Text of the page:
George Harrison died in November 2001. This year, in 2022, his wife Olivia Harrison released “Came the Lightening, Twenty Poems for George”, a book of poetry written by her, for and about him. They are beautiful, raw, honest and powerful messages of love, nature, and grief. For this feature, we asked Olivia to venture into their beloved garden at home to record a handful of these poems, with the sounds of nature as accompaniment. Liv Siddall spoke to Olivia about the words that grew out of her grieving process and the garden they shared.
Scroll down to listen to some of the poems, turned into artworks by Alia Wilhelm.
Many people throughout history have attempted to bottle the indescribable emotions that grief can provoke. Most often, those feelings are expressed through art or the written word, by artists and writers attempting to blindly nail down this immeasurably powerful, elusive emotion using the tools they have at their disposal. The interesting thing about the results is their diversity. Grief is so subjective. Despite it being a universally-felt emotion, the way we feel it, and what we can create from it, are unique to us.
Musician, activist and songwriter George Harrison died in November 2001. This year, in 2022, his wife Olivia Harrison released “Came The Lightening, Twenty Poems for George”, a poetry collection written by Olivia, for and about her late husband. There’s a quote in the foreword of this book by Martin Scorcese—the creator of George Harrison documentary “Living in the Material World” (2011)—which says: “How could Olivia give form to her memories of a life shared with her beloved George Harrison, now gone twenty years? She might have done an oral history or a memoir. Instead, she composed a work of poetic autobiography.”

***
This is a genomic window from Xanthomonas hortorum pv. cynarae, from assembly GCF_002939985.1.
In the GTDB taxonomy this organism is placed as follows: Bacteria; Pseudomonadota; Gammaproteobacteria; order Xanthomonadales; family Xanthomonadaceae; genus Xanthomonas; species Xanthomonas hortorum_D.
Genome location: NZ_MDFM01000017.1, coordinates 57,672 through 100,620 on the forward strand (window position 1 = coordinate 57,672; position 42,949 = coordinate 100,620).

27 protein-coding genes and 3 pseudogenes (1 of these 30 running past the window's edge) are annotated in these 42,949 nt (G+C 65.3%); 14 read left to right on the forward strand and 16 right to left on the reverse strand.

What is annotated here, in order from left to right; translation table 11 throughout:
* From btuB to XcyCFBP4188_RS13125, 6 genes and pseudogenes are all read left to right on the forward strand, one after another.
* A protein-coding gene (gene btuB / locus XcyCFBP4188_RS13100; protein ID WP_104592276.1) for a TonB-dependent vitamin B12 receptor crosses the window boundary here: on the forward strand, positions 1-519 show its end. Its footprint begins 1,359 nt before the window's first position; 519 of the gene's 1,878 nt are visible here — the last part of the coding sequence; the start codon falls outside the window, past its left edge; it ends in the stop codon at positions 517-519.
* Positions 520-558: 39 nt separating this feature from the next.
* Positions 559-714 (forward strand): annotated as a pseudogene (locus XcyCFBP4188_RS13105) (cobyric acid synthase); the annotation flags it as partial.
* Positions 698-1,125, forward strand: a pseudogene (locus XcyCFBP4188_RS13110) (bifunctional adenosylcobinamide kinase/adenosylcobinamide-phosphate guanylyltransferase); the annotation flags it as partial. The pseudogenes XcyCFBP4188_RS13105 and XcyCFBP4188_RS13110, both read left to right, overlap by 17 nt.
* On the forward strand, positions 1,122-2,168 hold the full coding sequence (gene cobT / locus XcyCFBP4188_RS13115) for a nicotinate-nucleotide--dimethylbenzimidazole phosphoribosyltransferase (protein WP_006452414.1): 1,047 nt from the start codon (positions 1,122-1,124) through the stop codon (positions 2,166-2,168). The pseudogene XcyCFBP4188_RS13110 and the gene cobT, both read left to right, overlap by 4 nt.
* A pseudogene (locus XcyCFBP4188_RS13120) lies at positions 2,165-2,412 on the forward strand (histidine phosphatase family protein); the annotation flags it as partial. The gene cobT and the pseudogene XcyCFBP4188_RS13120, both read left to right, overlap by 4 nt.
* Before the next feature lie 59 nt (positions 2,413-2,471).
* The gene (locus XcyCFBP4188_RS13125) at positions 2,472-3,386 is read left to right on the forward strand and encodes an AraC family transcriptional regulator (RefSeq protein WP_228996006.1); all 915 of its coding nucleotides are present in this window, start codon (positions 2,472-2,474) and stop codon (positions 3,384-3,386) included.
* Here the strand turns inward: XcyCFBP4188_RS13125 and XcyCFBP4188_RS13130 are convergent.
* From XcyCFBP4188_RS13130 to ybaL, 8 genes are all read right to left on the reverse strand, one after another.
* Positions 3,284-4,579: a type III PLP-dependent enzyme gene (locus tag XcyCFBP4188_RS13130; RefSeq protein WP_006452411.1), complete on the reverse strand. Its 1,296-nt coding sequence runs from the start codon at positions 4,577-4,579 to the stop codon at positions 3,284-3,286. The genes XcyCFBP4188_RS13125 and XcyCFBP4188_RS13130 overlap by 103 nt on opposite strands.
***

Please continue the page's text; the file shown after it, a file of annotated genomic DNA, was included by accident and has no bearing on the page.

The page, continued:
The poems are raw, honest, moving and refreshingly candid works. Not over-thought or overdone. Just messages from Olivia, to George, recounting memories and working to understand and digest the deep love they had for one another. Famously, George’s other love was his garden at home, the plants and landscape of which creep into so many of Olivia’s poems about him.
After his death, Olivia continued to live in the house they shared together, confronted with the garden they had built together on a daily basis. At the start, that was difficult. “I threw rocks at the lake and scared all the fish…you're just angry and hurt and you're grieving. I wasn't mad at the garden. I was just bewildered,” she says. “And then I started working on the garden on my own. All that energy went into the garden and came back to me in those poems.”
To celebrate the book, we asked Olivia to choose and recite three poems from its pages, and to record them in her and George’s garden. She recorded them at different times of day, sometimes as early as 4:30am, in order to catch the dawn chorus as a complimentary backing vocalists. “It was very different to read them in the garden at daybreak, it was fun running around in my pajamas looking for birds,” Olivia says. “Nearly the whole book is set in the garden. Almost all of it is connected to nature.”
Listen to some of Olivia’s poems for George, recorded in his garden, below.